Constraining Galaxy Formation and Baryonic Effects on LSS with
Observations of the Thermal and Kinetic Sunyaev-Zeldovich Effects
Nicolas Battaglia, Cornell University
A new window into the growth and evolution of large-scale
structure has opened up with the recent observations of the thermal
and kinetic Sunyaev-Zel’dovich (SZ) effects. I will review recent
observations of the SZ signals and highlight their expected rapid
growth over the next decade with upcoming cosmic microwave background
experiments, like Simons Observatory and CMB-S4. I will present
ongoing work to extract SZ signals in data from the Atacama Cosmology
Telescope and how they can be used to constrain the important baryonic
process that govern galaxy formation. Time permitting, I will conclude
by discussing the connections between these SZ observations and
mitigating the modeling uncertainties associated with “baryonic
effects” in future large-scale structure surveys like LSST.
The view of early massive galaxies in the run up to JWST
Christina Williams, University of Arizona
Our most powerful telescopes have glimpsed galaxies in their early growth phase only a few billion years after the Big Bang. Surprisingly, galaxy surveys show that the most massive galaxies in the Universe were formed the earliest in cosmic time, in an extreme but short-lived burst of star-formation. I will discuss my research into how these first massive galaxies form and evolve using the Atacama Large Millimeter Array (ALMA), and what we have learned about the unknown astrophysics that drives their extreme lives. Some of the most interesting and unexplored phases of galaxy evolution remain hidden from our telescopes as a result of their limited sensitivity and wavelength coverage. After its launch, the James Webb Space Telescope (JWST) will unveil the hidden physics of early galaxy growth for the first time. I will conclude with some predictions for galaxy surveys planned for the first year of JWST, which will produce the deepest infrared imaging and spectroscopy ever taken, and can resolve many outstanding questions about the life cycle of massive galaxies.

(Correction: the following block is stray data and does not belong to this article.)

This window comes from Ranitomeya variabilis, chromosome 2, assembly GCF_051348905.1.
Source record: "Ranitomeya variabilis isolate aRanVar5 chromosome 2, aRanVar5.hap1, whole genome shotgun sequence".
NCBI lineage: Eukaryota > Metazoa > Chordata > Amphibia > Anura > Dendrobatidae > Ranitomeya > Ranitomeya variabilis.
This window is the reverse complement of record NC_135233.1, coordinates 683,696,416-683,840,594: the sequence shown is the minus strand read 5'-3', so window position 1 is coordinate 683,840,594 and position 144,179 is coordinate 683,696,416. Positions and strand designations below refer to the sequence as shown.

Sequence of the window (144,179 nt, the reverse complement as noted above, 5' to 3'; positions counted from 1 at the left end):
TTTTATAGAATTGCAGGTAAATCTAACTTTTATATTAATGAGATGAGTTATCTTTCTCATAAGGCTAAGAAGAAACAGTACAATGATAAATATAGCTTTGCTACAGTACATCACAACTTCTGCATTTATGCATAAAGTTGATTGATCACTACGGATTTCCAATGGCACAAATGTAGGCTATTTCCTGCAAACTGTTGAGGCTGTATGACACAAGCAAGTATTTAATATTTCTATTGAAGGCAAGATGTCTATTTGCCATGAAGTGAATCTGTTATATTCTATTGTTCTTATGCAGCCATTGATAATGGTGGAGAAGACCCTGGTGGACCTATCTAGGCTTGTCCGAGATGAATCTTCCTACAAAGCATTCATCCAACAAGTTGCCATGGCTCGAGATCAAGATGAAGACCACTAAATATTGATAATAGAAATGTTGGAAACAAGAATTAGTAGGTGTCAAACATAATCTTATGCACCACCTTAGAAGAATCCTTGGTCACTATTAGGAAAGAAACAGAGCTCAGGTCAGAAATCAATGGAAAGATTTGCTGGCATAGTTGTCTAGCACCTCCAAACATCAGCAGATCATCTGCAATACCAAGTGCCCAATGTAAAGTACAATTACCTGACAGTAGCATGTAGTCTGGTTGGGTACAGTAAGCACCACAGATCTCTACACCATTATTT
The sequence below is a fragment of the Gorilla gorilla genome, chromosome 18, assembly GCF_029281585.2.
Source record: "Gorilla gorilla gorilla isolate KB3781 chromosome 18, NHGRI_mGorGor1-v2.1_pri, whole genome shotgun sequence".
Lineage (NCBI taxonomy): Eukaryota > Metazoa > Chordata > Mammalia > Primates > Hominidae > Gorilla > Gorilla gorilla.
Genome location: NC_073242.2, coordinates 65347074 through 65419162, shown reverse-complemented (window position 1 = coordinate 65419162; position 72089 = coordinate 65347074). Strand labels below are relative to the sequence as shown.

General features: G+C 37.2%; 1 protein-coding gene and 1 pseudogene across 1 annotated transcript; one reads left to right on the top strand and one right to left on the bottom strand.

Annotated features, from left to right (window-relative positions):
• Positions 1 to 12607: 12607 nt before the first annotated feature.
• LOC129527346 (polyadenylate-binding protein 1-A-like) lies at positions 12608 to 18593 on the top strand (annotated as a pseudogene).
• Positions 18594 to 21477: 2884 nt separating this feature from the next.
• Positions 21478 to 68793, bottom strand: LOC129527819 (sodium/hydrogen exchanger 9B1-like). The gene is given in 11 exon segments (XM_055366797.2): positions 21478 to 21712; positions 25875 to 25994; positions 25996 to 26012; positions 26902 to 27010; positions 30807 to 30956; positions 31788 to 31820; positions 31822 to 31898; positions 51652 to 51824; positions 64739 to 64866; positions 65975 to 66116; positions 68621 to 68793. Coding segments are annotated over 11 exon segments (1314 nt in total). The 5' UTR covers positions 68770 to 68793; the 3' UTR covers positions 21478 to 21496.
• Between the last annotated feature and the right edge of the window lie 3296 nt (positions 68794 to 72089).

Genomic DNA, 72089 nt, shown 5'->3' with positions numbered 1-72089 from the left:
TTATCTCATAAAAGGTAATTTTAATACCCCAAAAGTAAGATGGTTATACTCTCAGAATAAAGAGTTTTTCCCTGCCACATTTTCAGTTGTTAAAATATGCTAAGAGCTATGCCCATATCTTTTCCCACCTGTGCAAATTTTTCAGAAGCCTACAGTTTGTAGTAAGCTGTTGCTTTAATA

Unveiling the physics of gaseous halos through X-ray spectroscopy
Aurora Simionescu, Netherlands Institute for Space Research
As bright X-ray emitters, the cores of clusters of galaxies have been studied for over 50 years, with many exciting applications ranging from plasma physics to precision cosmology. I will discuss three main directions in which the study of gaseous haloes can be pushed to new frontiers using X-ray astronomy.
The first is to expand our studies to the much fainter, outer regions of massive galaxy clusters, which can teach us how these objects grow by accreting matter from the surrounding large-scale structure. The second is to expand our studies to significantly higher spectral resolution, revealing the dynamics of the intra-cluster medium for the first time and giving a much clearer picture of its chemical composition. The third is to expand these studies to the much less massive (and also fainter) halos of galaxy groups and eventually the circumgalactic medium, where feedback from supermassive black holes plays an increasingly important role.
I will briefly summarise the current state-of the art and point our some recent progress in these three fields, as well as present the outstanding open questions and how future space missions and mission concepts will help address them.